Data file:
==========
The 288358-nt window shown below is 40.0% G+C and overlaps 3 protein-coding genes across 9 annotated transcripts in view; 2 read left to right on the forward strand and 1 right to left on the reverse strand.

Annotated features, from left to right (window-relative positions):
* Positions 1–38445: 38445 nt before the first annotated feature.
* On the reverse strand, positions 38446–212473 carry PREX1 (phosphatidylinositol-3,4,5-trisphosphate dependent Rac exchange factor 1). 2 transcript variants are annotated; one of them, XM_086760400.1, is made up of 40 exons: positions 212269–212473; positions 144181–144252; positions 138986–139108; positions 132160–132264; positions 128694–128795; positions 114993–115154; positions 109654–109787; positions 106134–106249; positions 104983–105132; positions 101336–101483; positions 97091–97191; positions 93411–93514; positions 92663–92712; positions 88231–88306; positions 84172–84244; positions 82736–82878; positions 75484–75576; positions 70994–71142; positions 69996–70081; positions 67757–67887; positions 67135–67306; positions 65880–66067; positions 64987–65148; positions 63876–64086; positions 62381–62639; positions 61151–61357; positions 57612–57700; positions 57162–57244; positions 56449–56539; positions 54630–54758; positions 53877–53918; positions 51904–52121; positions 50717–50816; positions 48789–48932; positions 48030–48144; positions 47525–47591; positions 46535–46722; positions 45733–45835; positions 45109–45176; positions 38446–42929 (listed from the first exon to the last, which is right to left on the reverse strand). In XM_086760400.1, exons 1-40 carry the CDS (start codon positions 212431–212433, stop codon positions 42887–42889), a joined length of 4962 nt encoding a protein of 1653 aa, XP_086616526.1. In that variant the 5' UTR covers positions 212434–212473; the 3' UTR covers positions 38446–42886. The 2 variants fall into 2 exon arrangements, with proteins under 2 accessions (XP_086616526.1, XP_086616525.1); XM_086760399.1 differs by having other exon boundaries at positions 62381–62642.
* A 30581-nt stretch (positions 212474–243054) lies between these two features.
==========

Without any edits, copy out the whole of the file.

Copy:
The 288358-nt window shown below is 40.0% G+C and overlaps 3 protein-coding genes across 9 annotated transcripts in view; 2 read left to right on the forward strand and 1 right to left on the reverse strand.

Annotated features, from left to right (window-relative positions):
* Positions 1–38445: 38445 nt before the first annotated feature.
* On the reverse strand, positions 38446–212473 carry PREX1 (phosphatidylinositol-3,4,5-trisphosphate dependent Rac exchange factor 1). 2 transcript variants are annotated; one of them, XM_086760400.1, is made up of 40 exons: positions 212269–212473; positions 144181–144252; positions 138986–139108; positions 132160–132264; positions 128694–128795; positions 114993–115154; positions 109654–109787; positions 106134–106249; positions 104983–105132; positions 101336–101483; positions 97091–97191; positions 93411–93514; positions 92663–92712; positions 88231–88306; positions 84172–84244; positions 82736–82878; positions 75484–75576; positions 70994–71142; positions 69996–70081; positions 67757–67887; positions 67135–67306; positions 65880–66067; positions 64987–65148; positions 63876–64086; positions 62381–62639; positions 61151–61357; positions 57612–57700; positions 57162–57244; positions 56449–56539; positions 54630–54758; positions 53877–53918; positions 51904–52121; positions 50717–50816; positions 48789–48932; positions 48030–48144; positions 47525–47591; positions 46535–46722; positions 45733–45835; positions 45109–45176; positions 38446–42929 (listed from the first exon to the last, which is right to left on the reverse strand). In XM_086760400.1, exons 1-40 carry the CDS (start codon positions 212431–212433, stop codon positions 42887–42889), a joined length of 4962 nt encoding a protein of 1653 aa, XP_086616526.1. In that variant the 5' UTR covers positions 212434–212473; the 3' UTR covers positions 38446–42886. The 2 variants fall into 2 exon arrangements, with proteins under 2 accessions (XP_086616526.1, XP_086616525.1); XM_086760399.1 differs by having other exon boundaries at positions 62381–62642.
* A 30581-nt stretch (positions 212474–243054) lies between these two features.